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The consultant’s view: John Reed on Covid-19

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FCSI Associate John Reed addresses why MAS consultants can be "a voice in the dark" for clients during the pandemic

Under the shadow of a pandemic, we have had to adjust to stay at home, as well as working in a virtual office and all the while being influenced by technology at a greater speed than expected. With that said, we have also been given more time as the process of commuting, networking, on-site meetings are all but come to a standstill.

I bet we have found time to look at our home surroundings in a new light. There are many us who now have an expanded ‘to-do’ list of activities in and around our homes.

We may be learning how to use more of the features of our phones, learn how to video conference or becoming homeschool teachers by navigating our children’s e-Learning portals. We are inquisitive by nature and when we have the time, we ‘tinker’.

The calm in the storm

As management advisory services (MAS) consultants we are faced with not really knowing the outcome of when or how our needed services will be sought out down the road. However, we have a skill that operators need right now.

We need to reach out to them and have them take a deep breath. We need to be the calm in the storm. By understanding their situations, we can give them our time and a voice in the dark. This is our one small part of the support these businesses will need.

Over the last decade there have many advances in equipment, point of sale (POS), customer management and operations technologies. There are many existing operators who jumped on these options. They were getting them onboarded but doing it so fast looking for immediate results and dollars to the bottom line.

However, the nature of the business of hospitality before pandemic had been driven by less staff, increased costs, more competition and the need to expand our revenue channels. For the most part, the learning of how to leverage the technology or understand the potential in their specific operation may have sped right by them.

For many operators who see the light at the end of the tunnel may be hard pressed to invest in renovations, other locations, and expanding their operations as they previously existed.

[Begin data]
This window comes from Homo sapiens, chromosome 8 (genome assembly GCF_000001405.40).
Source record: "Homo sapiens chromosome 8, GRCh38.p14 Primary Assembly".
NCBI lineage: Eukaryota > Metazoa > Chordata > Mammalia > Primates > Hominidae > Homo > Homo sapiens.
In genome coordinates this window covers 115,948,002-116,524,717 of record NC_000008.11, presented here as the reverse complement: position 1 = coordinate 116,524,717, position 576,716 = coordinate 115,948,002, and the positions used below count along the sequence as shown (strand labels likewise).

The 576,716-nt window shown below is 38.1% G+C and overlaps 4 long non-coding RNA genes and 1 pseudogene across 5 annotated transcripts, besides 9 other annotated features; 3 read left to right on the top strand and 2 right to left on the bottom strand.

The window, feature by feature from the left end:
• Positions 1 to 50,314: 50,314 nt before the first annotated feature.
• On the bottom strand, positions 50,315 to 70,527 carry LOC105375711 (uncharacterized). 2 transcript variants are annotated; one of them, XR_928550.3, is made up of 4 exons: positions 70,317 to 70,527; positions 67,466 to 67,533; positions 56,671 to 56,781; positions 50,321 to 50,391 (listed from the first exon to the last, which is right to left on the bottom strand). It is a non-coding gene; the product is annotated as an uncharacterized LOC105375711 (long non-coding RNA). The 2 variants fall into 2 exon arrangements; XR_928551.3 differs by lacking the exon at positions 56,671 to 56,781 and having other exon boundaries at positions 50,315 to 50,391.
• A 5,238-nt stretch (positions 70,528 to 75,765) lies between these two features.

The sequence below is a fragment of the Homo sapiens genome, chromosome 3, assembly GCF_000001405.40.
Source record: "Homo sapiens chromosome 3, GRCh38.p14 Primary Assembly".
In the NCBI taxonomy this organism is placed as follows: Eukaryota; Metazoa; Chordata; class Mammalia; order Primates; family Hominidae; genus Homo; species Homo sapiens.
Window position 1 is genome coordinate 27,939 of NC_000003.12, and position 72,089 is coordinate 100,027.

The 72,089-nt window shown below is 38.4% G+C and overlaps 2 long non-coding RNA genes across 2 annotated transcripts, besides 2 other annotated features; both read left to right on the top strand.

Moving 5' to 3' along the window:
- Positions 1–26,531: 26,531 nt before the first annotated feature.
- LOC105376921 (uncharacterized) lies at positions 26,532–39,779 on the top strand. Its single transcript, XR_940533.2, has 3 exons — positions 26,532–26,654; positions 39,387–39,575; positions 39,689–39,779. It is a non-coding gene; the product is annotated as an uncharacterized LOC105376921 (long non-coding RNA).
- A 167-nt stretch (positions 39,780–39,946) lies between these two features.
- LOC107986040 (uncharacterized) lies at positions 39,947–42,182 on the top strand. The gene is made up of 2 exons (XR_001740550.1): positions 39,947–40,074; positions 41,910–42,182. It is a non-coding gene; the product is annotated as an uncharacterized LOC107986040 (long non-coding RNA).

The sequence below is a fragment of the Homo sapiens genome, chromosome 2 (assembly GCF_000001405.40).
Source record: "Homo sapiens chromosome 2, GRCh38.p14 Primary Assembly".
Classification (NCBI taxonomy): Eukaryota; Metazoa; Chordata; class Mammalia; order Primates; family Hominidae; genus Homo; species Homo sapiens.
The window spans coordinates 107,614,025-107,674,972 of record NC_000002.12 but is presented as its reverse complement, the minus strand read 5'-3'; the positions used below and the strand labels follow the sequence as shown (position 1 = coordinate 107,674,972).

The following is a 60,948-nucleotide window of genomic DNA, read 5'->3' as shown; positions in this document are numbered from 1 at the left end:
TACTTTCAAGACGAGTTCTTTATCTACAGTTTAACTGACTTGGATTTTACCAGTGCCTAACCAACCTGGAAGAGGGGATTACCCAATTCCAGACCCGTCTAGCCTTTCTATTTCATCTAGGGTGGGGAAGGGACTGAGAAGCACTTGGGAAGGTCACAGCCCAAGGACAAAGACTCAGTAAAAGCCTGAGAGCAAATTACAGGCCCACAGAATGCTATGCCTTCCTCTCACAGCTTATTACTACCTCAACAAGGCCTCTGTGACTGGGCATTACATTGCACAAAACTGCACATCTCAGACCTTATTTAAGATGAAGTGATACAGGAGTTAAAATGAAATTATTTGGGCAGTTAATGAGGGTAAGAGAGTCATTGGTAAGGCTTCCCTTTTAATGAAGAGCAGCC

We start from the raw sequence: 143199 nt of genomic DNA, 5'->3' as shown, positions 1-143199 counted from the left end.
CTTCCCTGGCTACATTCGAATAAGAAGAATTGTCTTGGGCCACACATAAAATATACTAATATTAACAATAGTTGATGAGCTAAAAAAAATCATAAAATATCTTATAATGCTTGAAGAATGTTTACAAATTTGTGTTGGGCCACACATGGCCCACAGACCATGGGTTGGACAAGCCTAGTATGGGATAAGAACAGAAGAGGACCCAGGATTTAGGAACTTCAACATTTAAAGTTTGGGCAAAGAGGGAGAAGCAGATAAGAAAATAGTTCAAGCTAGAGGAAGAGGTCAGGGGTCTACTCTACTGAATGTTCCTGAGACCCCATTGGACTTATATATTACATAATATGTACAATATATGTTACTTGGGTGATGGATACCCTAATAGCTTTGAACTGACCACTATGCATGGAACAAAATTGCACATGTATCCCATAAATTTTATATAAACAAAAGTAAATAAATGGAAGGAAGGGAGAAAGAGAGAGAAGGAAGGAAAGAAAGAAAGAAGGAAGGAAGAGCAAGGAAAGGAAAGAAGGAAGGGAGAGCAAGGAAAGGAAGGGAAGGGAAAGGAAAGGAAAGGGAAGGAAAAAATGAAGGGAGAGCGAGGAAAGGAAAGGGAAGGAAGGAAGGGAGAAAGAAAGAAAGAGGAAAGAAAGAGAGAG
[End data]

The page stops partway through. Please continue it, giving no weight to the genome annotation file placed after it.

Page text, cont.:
This is where a clear head comes into play.

Back to school

One of our major focuses is to step backwards and get our operators caught up on the use of what they already have and ‘tinker’ with it. This tinkering is going back to school on each of these technologies by re-onboarding as if you are starting from a blank piece of paper at school on a new subject.

By working with our vendor/manufacturing partners we can go back and re-introduce them the products they currently have in place. This is done by reprogramming initial settings, reviewing all of the training material, keeping what works, and identifying why they chose them in the first place.

By starting from scratch in a down time, it will get the operators in a position on how to best use the technologies to their potential. We have the time to rebuild the vision of what the operation will be. Everything is on the table.

The faster we can help drive the maximum dollars back to the bottom line the better. All businesses across the country are looking for help from the federal and local agencies and partners to survive and keep their staff employed and the operation alive. The needed support for the foodservice industry is to get them up and running as fast as possible with what they have because, before you know it, the reality of CARE act loan payments will be upon us.

We have always been a business of small margins, but the new norm will make it even more difficult if we can’t make those margins grow.

John Reed, Customized Culinary Solutions